Trend 4: Phishing Attacks Will Become More Focused During the Next Two Years

Enterprises invest thousands to train employees to recognize phishing attacks. In response, hackers create better phishes that are less obvious to victims, and more targeted. Growing Office 365 and Google G Suite adoption will help slow down phishing momentum. Both tools provide some phishing indicators. However, well planned attempts will get past these newer defenses. Hackers will relentlessly attack any system that provides a larger potential payoff.

Trend 5: Multiphase Attacks That Use Lateral Movement and Internal Traffic Will Increase

Malware dwell times can exceed 100 days. Malware often goes undetected because command and control traffic is sporadic, hidden like a needle in a haystack and disguised to look like normal HTTPS traffic. Many organizations only monitor at ingress and egress points in their network. As attacks grow more sophisticated, we expect detection times will continue to grow longer. We also expect attackers to utilize more LAN-to-LAN attacks, hoping to avoid detection by abusing the trust of internal traffic. Micro-segmentation can increase visibility, helping detect and catch lateral movements.

Trend 6: Crypto Mining and Cryptojacking Attacks will Increase

For decades, hackers sought to compromise systems, steal data, and more recently ransom computers. A shift has occurred, where new attacks target the systems themselves. Rather than stealing data at rest, attacker use compromised systems for crypto mining. Old unpatched vulnerabilities previously used for ransomware or DDoS networks are easily exploited to deliver crypto mining software. Advanced crypto miners do not depend on classic command and control architectures, making them harder to detect and prevent fluctuating cryptocurrency values may slow the growth of mining networks, but mining will continue to offer financially attractive incentives to hackers looking to make some quick money.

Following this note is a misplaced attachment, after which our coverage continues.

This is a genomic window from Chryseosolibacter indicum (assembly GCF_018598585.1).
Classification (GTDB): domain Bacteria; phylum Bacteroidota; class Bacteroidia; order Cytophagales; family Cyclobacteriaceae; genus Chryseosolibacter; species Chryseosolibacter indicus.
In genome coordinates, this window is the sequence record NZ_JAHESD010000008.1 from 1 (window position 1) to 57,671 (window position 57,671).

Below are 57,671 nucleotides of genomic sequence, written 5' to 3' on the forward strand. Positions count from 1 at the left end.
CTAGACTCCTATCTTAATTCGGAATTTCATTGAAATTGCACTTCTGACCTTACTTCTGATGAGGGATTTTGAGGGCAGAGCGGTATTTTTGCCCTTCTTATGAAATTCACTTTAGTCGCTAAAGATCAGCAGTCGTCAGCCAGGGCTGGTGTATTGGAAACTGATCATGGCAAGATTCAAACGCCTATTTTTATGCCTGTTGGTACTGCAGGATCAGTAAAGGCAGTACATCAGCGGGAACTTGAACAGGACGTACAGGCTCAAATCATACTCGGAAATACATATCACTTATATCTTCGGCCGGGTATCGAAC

Conclusion

In 2018, we observed important shifts in the threat landscape. We observed new malware variants, and new versions of well known legacy exploits. We observed many security breaches due to misconfiguration errors, and we saw this trend extend further into cloud-hosted software and services. Cloud services offer nearly instant access to a wide variety of scalable platforms and services, but with that speed comes a rapidly expanding attack surface, and more opportunities for human error.

Network complexity continues to rise and attack complexity mirrors the network landscape. Some attacks die off, while others are reborn as new variants year to year. The ever-changing landscape requires vigilance and quick responses from your security team.

Our research also uncovered data that indicates that the following six items will pose the most threat to enterprises over the coming one to two years. We suggest that you review your security architecture for the following threats:

  1. Abuse of low value endpoints will increase this year
  2. Brute force attacks will increase on your public facing assets
  3. Cloud networks are increasing complexity, which is increasing attack surfaces
  4. Phishing attacks will become more focused over the next two years
  5. Multiphase attacks that use lateral movements and internal traffic will increase
  6. Crypto mining attacks will increase